Not, in retrospect, one of his better choices in general, no. He shuddered to think what Lios would say, or Selene would throw. Many utterings of “plonker,” and “gormless,” or even “twat” would have been levelled in his direction, he was sure. But, he hadn’t harmed anyone or anything. Maybe, she just wanted paying for them, and he was sure, if she’d let him find the Doctor, the situation could be easily rectified. He hoped he wouldn’t be the one to foul up the only directive the Doctor had really given by going and getting himself arrested.
“Didn’t mean to offend!” he continued, nerves and embarrassment making the blood rise in his cheeks unchecked. “I was curious, and it was quite delicious. Got carried away. Won’t happen again.”
“What are you, child?”
Oh. Not good.
Bloody non-existent impulse control. He must not have gotten his shields up in time to keep her out entirely. Well, he’d just have to worm his way out somehow. He was sure he’d find a way. How hard could it be? She was one, little—well, not so very little, the Olympians were not small in general, but not as large as he could boast—old woman, and he was quite brilliant.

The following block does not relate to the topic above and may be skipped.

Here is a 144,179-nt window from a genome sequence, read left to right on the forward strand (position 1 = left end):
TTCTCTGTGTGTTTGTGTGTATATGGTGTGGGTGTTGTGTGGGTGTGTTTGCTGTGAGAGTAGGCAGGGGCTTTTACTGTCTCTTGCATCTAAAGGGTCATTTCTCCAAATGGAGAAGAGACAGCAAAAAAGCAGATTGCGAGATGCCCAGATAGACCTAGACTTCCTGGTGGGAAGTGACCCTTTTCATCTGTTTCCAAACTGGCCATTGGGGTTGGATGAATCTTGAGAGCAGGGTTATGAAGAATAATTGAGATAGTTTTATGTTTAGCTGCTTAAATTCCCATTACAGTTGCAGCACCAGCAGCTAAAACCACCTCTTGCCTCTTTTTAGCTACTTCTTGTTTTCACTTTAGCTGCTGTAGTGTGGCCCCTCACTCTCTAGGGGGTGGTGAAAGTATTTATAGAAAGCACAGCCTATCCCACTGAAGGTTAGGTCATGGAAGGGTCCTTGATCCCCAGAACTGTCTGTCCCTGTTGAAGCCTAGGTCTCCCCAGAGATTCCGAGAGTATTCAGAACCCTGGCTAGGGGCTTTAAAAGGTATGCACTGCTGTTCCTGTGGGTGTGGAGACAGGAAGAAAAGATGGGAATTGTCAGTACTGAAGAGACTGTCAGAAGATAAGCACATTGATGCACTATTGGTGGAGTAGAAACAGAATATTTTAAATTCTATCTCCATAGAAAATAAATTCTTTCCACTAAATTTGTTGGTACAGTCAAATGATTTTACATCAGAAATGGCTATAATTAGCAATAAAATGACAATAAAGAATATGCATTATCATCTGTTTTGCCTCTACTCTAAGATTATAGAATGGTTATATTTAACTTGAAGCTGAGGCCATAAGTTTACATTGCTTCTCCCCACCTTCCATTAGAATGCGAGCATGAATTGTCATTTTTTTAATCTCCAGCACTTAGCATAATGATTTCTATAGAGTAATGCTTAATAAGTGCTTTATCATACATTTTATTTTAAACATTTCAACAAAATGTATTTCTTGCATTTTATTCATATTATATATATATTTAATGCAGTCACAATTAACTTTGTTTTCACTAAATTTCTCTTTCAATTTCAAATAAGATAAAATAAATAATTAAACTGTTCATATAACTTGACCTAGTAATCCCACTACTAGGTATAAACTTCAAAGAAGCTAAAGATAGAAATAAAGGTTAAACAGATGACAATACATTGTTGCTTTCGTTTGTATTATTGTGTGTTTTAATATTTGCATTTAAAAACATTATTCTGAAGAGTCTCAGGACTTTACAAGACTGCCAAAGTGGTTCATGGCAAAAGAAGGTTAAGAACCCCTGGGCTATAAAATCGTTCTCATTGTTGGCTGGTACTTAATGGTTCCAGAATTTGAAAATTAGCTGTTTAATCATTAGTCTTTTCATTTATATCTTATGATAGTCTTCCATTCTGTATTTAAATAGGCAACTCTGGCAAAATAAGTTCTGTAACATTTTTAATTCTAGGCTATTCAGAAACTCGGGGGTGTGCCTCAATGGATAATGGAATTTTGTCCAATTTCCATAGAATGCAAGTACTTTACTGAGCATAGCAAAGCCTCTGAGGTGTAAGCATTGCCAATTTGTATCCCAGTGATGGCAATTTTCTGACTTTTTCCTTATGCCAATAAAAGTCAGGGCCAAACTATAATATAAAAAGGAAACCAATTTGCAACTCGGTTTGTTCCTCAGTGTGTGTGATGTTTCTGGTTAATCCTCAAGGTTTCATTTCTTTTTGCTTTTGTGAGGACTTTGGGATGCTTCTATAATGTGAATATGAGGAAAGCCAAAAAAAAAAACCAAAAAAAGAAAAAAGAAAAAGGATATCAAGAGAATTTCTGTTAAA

“A man!” he shot back, as puffed up and affronted as possible. Maybe, if he waffled proudly enough, she’d back down a bit. “Good Lord! Haven’t you ever seen one before?”
She relaxed, and let go of his now aching wrist. “Not in many, many years,” she said, almost wistfully, before tentatively adding, “you have something of the wolf about you.”
“Oh, do I?” He wasn’t sure, with their depiction of wolves, if he should be impressed or offended. He certainly didn’t think of himself in the way they portrayed, but again, cultural differences… “That’s interesting. Well, places to see and all! Good chat.”
He tried to scurry away, but she stepped in front of him.
“You will find what you have come seeking if you follow me,” she persisted as he tried, once again, to move past.
“Weeell, you see, I’m not really looking for anything,” he deflected, rather unsuccessfully if her face were any measure. “Just—er—you know, seeing—er—the sights.”
Still she did not move from his path.
“Lots of sights about. Not here. Out there,” he babbled. “More out there than in here, actually. So, I’ll be going. Out there.”
He moved to go around her several times, but she kept putting herself directly in his way.
“Right,” he huffed impatiently. He resisted the urge to just pick her up and move her to the side. She was small for an Olympian, and he could if he wanted to. “If you’ll just budge up a bit, this will work much better.”
Several wrinkled old women in grey robes appeared from behind the altar. In moments, they surrounded him.
So, bit of a pickle. A little tricky, sure. Just a tad not good.
“I do insist, you see.”